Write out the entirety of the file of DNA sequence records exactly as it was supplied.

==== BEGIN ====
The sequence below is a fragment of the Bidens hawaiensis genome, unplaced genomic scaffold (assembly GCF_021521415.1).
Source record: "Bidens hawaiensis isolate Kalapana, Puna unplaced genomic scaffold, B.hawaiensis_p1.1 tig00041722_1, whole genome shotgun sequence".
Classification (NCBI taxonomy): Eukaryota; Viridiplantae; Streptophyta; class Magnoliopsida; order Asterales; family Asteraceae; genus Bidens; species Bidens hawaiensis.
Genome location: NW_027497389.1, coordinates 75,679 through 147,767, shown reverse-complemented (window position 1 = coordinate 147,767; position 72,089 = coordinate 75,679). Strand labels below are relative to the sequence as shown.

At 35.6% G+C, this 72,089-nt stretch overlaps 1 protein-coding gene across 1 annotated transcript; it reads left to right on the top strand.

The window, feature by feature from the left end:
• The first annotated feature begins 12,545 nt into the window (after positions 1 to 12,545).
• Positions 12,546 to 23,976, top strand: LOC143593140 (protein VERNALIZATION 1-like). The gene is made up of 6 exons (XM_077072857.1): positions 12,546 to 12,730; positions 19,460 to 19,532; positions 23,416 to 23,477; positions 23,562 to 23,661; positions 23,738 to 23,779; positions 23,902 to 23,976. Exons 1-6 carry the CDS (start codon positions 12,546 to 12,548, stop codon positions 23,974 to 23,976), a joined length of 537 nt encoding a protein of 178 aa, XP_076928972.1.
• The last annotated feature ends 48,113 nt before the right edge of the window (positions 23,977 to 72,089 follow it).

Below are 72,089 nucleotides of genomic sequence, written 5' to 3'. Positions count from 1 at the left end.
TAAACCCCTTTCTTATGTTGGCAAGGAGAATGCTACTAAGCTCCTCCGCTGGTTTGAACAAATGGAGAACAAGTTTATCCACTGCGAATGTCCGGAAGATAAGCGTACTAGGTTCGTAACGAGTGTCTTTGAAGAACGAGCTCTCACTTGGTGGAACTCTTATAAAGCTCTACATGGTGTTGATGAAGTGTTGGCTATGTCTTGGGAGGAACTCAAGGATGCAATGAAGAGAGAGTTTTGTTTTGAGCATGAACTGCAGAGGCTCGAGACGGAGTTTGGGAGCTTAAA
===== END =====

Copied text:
The sequence below is a fragment of the Bidens hawaiensis genome, unplaced genomic scaffold (assembly GCF_021521415.1).
Source record: "Bidens hawaiensis isolate Kalapana, Puna unplaced genomic scaffold, B.hawaiensis_p1.1 tig00041722_1, whole genome shotgun sequence".
Classification (NCBI taxonomy): Eukaryota; Viridiplantae; Streptophyta; class Magnoliopsida; order Asterales; family Asteraceae; genus Bidens; species Bidens hawaiensis.
Genome location: NW_027497389.1, coordinates 75,679 through 147,767, shown reverse-complemented (window position 1 = coordinate 147,767; position 72,089 = coordinate 75,679). Strand labels below are relative to the sequence as shown.

At 35.6% G+C, this 72,089-nt stretch overlaps 1 protein-coding gene across 1 annotated transcript; it reads left to right on the top strand.

The window, feature by feature from the left end:
• The first annotated feature begins 12,545 nt into the window (after positions 1 to 12,545).
• Positions 12,546 to 23,976, top strand: LOC143593140 (protein VERNALIZATION 1-like). The gene is made up of 6 exons (XM_077072857.1): positions 12,546 to 12,730; positions 19,460 to 19,532; positions 23,416 to 23,477; positions 23,562 to 23,661; positions 23,738 to 23,779; positions 23,902 to 23,976. Exons 1-6 carry the CDS (start codon positions 12,546 to 12,548, stop codon positions 23,974 to 23,976), a joined length of 537 nt encoding a protein of 178 aa, XP_076928972.1.
• The last annotated feature ends 48,113 nt before the right edge of the window (positions 23,977 to 72,089 follow it).

Below are 72,089 nucleotides of genomic sequence, written 5' to 3'. Positions count from 1 at the left end.
TAAACCCCTTTCTTATGTTGGCAAGGAGAATGCTACTAAGCTCCTCCGCTGGTTTGAACAAATGGAGAACAAGTTTATCCACTGCGAATGTCCGGAAGATAAGCGTACTAGGTTCGTAACGAGTGTCTTTGAAGAACGAGCTCTCACTTGGTGGAACTCTTATAAAGCTCTACATGGTGTTGATGAAGTGTTGGCTATGTCTTGGGAGGAACTCAAGGATGCAATGAAGAGAGAGTTTTGTTTTGAGCATGAACTGCAGAGGCTCGAGACGGAGTTTGGGAGCTTAAA